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  #99  
Old May 7, '12, 11:26 am
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Default Re: Your favourite accent

I enjoy other accents. English, Ny, Indian etc.. most really.
That said I was really surprised when I visited NY and someone told me they loved my southern accent to which I replied I love your accent too.
They were offended and said they did not HAVE an accent.
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  #100  
Old May 7, '12, 3:40 pm
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CHRISTINE77 CHRISTINE77 is offline
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Default Re: Your favourite accent

Fwensh!

No, actually I prefer a good English accent. But all accents are fun to hear.

By the way, how many of you say AH-men, and how many say AYE- men?

I say AYE-men.
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  #101  
Old May 7, '12, 6:11 pm
christian7777 christian7777 is offline
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Default Re: Your favourite accent

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Originally Posted by CHRISTINE77 View Post
Fwensh!

No, actually I prefer a good English accent. But all accents are fun to hear.

By the way, how many of you say AH-men, and how many say AYE- men?

I say AYE-men.
I say "AH-men".
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  #102  
Old May 7, '12, 6:21 pm
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Default Re: Your favourite accent

I grew up immediately outside of Baltimore and prefer that accent. The closer you are to the Bay, the more prevalent it seems to be. You hear it the most in the pronunciation of "o". Once you get out into the suburbs, where the transplants are, it more or less disappears in favor of a generic American accent you tend to hear on TV. If you get out even further, a kind of mild Southern Drawl starts to take hold.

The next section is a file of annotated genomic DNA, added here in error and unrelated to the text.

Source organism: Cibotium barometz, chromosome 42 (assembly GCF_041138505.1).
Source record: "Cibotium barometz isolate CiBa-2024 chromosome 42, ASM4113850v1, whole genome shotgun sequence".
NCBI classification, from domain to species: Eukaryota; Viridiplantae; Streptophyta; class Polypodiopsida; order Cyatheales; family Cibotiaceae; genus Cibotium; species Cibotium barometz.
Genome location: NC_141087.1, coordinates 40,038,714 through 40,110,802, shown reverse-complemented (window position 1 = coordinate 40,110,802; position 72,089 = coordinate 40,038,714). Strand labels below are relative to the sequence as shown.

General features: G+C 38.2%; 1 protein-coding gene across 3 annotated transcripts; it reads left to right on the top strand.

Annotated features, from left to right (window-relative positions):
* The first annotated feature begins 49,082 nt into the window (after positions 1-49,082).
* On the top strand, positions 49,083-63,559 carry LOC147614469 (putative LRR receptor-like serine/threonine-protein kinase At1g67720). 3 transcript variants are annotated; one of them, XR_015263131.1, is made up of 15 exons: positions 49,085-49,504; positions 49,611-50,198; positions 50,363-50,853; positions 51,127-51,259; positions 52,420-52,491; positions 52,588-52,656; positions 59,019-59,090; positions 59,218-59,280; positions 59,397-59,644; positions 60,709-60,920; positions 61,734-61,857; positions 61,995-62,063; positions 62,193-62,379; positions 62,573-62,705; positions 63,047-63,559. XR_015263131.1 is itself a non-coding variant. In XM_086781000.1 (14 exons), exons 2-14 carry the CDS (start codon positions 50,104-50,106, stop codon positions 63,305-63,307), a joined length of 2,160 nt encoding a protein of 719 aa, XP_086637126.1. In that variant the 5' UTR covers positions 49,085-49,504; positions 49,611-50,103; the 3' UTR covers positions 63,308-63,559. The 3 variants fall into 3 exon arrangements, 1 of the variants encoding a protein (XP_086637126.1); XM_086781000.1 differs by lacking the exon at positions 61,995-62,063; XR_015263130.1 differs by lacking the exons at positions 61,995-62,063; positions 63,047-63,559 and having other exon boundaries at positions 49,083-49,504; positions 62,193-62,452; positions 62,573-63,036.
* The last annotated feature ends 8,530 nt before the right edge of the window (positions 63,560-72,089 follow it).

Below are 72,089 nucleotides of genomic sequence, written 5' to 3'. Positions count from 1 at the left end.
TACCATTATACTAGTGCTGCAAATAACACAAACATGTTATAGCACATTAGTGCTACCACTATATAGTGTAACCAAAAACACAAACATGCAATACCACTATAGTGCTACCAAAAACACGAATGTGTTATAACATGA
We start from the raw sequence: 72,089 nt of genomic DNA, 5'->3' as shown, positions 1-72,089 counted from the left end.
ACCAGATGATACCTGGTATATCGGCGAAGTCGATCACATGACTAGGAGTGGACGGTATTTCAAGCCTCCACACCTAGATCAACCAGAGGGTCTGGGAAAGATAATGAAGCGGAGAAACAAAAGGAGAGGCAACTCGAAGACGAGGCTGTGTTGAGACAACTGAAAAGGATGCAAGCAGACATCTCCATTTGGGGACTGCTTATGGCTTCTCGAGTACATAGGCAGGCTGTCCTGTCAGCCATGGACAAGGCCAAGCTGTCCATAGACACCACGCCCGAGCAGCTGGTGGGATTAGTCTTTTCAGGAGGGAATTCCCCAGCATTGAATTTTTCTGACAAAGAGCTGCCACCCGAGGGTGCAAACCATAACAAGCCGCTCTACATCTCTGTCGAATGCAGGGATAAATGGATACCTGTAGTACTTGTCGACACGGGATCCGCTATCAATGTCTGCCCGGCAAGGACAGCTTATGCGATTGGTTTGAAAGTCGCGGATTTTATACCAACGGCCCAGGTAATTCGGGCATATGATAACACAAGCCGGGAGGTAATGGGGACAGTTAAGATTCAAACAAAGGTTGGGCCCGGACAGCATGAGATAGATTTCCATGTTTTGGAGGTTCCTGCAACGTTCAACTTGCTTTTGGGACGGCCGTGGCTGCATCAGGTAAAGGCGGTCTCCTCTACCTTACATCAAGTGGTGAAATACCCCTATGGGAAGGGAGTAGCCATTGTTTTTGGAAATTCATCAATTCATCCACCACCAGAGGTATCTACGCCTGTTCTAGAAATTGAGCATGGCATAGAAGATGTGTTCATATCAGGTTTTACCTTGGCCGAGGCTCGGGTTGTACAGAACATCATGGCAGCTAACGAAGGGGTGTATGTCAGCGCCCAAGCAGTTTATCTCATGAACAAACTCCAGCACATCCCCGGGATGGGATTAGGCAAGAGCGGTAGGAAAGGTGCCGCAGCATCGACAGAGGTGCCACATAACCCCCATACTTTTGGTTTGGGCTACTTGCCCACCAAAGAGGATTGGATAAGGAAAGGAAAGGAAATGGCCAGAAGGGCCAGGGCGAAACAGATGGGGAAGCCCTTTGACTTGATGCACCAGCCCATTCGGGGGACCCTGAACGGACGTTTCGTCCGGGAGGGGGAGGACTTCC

I'm also a big fan of Standard German spoken with a Middle-Bavarian accent, but you pretty much have to go to Germany for that one.

I prefer "ah-men" but have been learning to say "ay-men" to blend in with my new parish.
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  #103  
Old May 7, '12, 6:27 pm
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Default Re: Your favourite accent

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Originally Posted by SwizzleStick View Post

Does anyone like to hear German? It is rather guttural, ja?
Ja, Deutsch ist super!

(Please note: uber has NEVER meant super in German. It means over, or about.)

Anyway, I am a great fan of Congo, mid Africa accent, as I went to a Mass at my local Cathedral, where a wonderful priest presided with an awesome African, almost Jamaican accent.

My brother has a hilarious British friend. My bro asked him to speak "with an American Accent". LOL. It was ridiculous.
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  #104  
Old May 7, '12, 6:28 pm
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Default Re: Your favourite accent

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Originally Posted by christian7777 View Post
I say "AH-men".

The Russians and Armenians say Ah-MEEN. Kinda cool.
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  #105  
Old May 7, '12, 6:35 pm
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Default Re: Your favourite accent

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Originally Posted by chadair View Post
how come y'all don't have an accent when ya sang? The Beattles didn't or any other British band
The acts of speaking and singing utilize different parts of the brain. That's one reason trained singers tend not to have as noticeable an accent.